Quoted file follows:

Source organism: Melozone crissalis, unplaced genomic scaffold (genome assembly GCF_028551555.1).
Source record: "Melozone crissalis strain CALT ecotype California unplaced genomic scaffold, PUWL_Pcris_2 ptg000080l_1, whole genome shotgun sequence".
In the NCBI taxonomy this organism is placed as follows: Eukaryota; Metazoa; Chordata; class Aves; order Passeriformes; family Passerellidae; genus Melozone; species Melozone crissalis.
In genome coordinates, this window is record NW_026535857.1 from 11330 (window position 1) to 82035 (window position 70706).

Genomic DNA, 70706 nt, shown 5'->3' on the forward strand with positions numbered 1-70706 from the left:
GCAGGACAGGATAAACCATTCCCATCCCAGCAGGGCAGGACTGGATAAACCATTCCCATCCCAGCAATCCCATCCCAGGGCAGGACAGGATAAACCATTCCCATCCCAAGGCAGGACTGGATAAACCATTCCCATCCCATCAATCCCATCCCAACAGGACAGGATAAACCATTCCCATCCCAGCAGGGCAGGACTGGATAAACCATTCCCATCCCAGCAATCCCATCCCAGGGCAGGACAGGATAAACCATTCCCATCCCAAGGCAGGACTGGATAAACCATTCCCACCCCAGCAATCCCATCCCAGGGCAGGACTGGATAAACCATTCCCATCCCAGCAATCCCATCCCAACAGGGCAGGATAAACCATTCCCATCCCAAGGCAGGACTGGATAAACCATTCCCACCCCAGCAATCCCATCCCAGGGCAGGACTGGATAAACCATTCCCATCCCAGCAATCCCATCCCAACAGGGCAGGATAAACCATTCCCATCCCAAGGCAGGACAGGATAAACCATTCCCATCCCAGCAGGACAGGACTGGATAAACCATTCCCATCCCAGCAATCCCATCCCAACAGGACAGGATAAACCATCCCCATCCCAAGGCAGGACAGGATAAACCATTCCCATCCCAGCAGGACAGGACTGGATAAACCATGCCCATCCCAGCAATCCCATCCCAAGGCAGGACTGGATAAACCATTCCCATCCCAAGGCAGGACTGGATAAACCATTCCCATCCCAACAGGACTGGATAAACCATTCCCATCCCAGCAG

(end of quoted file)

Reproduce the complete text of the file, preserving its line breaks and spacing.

Source organism: Melozone crissalis, unplaced genomic scaffold (genome assembly GCF_028551555.1).
Source record: "Melozone crissalis strain CALT ecotype California unplaced genomic scaffold, PUWL_Pcris_2 ptg000080l_1, whole genome shotgun sequence".
In the NCBI taxonomy this organism is placed as follows: Eukaryota; Metazoa; Chordata; class Aves; order Passeriformes; family Passerellidae; genus Melozone; species Melozone crissalis.
In genome coordinates, this window is record NW_026535857.1 from 11330 (window position 1) to 82035 (window position 70706).

Genomic DNA, 70706 nt, shown 5'->3' on the forward strand with positions numbered 1-70706 from the left:
GCAGGACAGGATAAACCATTCCCATCCCAGCAGGGCAGGACTGGATAAACCATTCCCATCCCAGCAATCCCATCCCAGGGCAGGACAGGATAAACCATTCCCATCCCAAGGCAGGACTGGATAAACCATTCCCATCCCATCAATCCCATCCCAACAGGACAGGATAAACCATTCCCATCCCAGCAGGGCAGGACTGGATAAACCATTCCCATCCCAGCAATCCCATCCCAGGGCAGGACAGGATAAACCATTCCCATCCCAAGGCAGGACTGGATAAACCATTCCCACCCCAGCAATCCCATCCCAGGGCAGGACTGGATAAACCATTCCCATCCCAGCAATCCCATCCCAACAGGGCAGGATAAACCATTCCCATCCCAAGGCAGGACTGGATAAACCATTCCCACCCCAGCAATCCCATCCCAGGGCAGGACTGGATAAACCATTCCCATCCCAGCAATCCCATCCCAACAGGGCAGGATAAACCATTCCCATCCCAAGGCAGGACAGGATAAACCATTCCCATCCCAGCAGGACAGGACTGGATAAACCATTCCCATCCCAGCAATCCCATCCCAACAGGACAGGATAAACCATCCCCATCCCAAGGCAGGACAGGATAAACCATTCCCATCCCAGCAGGACAGGACTGGATAAACCATGCCCATCCCAGCAATCCCATCCCAAGGCAGGACTGGATAAACCATTCCCATCCCAAGGCAGGACTGGATAAACCATTCCCATCCCAACAGGACTGGATAAACCATTCCCATCCCAGCAG